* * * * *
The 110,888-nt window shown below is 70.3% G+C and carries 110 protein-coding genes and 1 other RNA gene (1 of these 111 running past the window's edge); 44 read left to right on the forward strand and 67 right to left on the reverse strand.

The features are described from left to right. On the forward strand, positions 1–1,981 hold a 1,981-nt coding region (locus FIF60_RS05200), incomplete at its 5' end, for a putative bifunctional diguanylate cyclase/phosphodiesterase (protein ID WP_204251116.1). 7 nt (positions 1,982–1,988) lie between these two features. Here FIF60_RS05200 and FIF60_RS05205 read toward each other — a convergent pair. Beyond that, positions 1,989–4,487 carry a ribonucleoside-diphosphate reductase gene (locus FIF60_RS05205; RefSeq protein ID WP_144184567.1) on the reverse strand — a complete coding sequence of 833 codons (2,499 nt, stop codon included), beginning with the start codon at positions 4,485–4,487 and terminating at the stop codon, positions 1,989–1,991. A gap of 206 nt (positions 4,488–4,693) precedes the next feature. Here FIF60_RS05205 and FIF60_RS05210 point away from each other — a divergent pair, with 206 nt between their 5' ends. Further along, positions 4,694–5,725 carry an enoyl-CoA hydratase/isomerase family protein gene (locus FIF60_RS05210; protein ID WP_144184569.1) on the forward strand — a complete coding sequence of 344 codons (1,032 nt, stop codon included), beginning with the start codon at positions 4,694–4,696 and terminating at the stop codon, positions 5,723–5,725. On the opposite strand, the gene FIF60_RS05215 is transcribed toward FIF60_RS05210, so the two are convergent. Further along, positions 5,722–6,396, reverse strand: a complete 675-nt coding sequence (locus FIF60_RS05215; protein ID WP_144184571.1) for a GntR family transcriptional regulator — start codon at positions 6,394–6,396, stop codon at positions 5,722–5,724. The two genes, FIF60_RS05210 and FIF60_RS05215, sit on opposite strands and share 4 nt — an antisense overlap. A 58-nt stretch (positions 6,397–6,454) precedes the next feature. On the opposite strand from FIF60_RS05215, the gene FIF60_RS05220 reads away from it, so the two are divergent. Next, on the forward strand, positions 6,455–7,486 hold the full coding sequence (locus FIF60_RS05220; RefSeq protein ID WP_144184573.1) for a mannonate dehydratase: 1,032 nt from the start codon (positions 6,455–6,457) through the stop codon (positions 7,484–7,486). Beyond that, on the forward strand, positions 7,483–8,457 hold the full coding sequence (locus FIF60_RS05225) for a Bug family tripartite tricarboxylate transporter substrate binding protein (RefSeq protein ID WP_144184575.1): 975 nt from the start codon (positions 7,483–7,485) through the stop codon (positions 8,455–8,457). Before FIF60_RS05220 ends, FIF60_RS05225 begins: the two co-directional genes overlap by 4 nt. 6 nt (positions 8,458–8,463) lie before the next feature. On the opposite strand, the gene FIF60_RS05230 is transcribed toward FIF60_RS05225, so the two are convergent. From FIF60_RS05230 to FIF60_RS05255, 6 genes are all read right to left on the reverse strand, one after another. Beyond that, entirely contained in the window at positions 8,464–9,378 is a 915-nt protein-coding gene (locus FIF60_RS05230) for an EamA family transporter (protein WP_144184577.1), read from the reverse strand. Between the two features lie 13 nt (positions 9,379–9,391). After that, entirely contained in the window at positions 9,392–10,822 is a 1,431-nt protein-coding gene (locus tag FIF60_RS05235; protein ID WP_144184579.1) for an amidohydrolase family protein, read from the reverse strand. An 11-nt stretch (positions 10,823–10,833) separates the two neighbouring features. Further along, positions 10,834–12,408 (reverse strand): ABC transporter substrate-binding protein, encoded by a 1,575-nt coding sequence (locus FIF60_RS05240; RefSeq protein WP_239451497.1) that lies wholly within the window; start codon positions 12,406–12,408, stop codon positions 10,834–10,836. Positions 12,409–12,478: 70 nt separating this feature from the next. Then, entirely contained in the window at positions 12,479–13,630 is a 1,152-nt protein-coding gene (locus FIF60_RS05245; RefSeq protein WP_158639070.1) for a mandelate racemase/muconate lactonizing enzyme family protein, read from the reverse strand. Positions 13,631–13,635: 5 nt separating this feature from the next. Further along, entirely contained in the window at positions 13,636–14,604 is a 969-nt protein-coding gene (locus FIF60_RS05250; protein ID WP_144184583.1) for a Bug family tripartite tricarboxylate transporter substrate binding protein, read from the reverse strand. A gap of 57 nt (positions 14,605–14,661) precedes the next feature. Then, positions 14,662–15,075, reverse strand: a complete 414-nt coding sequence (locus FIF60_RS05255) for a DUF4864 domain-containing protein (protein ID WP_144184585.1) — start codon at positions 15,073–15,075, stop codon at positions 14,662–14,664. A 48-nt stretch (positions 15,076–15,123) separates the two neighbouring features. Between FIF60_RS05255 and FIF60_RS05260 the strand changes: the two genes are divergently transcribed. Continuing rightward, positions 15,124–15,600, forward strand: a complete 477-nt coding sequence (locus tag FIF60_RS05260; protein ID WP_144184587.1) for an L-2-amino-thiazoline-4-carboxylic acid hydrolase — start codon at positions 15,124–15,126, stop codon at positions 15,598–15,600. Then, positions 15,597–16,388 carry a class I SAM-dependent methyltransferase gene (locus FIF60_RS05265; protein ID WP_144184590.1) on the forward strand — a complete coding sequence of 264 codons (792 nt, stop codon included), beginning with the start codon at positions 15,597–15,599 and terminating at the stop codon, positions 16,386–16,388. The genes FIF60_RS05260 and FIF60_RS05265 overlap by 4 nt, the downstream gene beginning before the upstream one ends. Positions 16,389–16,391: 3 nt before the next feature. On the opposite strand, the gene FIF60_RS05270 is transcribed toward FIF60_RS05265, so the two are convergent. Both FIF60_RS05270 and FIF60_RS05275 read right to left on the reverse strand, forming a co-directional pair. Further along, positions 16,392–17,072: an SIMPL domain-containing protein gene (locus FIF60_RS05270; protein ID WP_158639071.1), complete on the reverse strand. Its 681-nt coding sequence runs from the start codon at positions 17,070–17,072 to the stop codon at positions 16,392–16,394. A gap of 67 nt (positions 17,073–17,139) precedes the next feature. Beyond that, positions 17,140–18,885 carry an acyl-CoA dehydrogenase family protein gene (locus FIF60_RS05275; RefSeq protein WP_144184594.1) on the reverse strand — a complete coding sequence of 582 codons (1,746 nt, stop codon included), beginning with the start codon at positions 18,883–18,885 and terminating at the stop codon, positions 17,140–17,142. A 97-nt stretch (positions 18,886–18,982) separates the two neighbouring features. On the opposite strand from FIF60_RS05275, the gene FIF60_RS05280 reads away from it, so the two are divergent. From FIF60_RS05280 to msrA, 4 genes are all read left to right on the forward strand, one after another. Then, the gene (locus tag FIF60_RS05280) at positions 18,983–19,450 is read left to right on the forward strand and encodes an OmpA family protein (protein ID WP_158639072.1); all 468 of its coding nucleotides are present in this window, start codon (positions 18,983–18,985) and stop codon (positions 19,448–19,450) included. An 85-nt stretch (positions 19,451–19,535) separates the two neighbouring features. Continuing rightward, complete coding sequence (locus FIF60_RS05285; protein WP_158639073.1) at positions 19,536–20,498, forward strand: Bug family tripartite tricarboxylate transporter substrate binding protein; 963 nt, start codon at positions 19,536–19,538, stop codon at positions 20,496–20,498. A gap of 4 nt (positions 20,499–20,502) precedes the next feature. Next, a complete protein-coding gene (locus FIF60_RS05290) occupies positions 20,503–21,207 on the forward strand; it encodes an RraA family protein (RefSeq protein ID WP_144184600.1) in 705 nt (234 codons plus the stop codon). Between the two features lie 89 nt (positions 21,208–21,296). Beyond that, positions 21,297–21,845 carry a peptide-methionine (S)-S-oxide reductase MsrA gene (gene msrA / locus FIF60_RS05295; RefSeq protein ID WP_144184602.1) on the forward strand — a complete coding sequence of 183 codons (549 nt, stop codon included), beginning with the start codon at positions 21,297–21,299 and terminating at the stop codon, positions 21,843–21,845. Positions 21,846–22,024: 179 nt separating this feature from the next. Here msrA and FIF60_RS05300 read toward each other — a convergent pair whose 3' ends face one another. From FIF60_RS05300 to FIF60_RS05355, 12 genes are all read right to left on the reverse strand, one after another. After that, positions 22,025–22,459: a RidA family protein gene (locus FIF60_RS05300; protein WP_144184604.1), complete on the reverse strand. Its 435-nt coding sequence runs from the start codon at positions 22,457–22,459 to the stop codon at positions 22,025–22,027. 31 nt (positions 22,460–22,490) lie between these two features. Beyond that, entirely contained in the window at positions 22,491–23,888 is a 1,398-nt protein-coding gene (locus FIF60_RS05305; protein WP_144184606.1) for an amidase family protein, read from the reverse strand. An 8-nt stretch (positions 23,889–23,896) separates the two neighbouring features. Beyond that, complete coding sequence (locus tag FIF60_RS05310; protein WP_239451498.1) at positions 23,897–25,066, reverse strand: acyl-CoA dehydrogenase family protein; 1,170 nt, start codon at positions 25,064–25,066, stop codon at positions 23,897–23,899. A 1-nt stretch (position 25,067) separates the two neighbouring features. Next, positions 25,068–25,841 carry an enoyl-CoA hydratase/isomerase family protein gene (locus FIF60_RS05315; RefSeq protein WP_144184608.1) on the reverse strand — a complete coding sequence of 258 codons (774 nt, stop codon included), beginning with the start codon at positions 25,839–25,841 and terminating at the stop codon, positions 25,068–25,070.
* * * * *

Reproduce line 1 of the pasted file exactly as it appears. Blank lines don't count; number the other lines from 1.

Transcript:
The 110,888-nt window shown below is 70.3% G+C and carries 110 protein-coding genes and 1 other RNA gene (1 of these 111 running past the window's edge); 44 read left to right on the forward strand and 67 right to left on the reverse strand.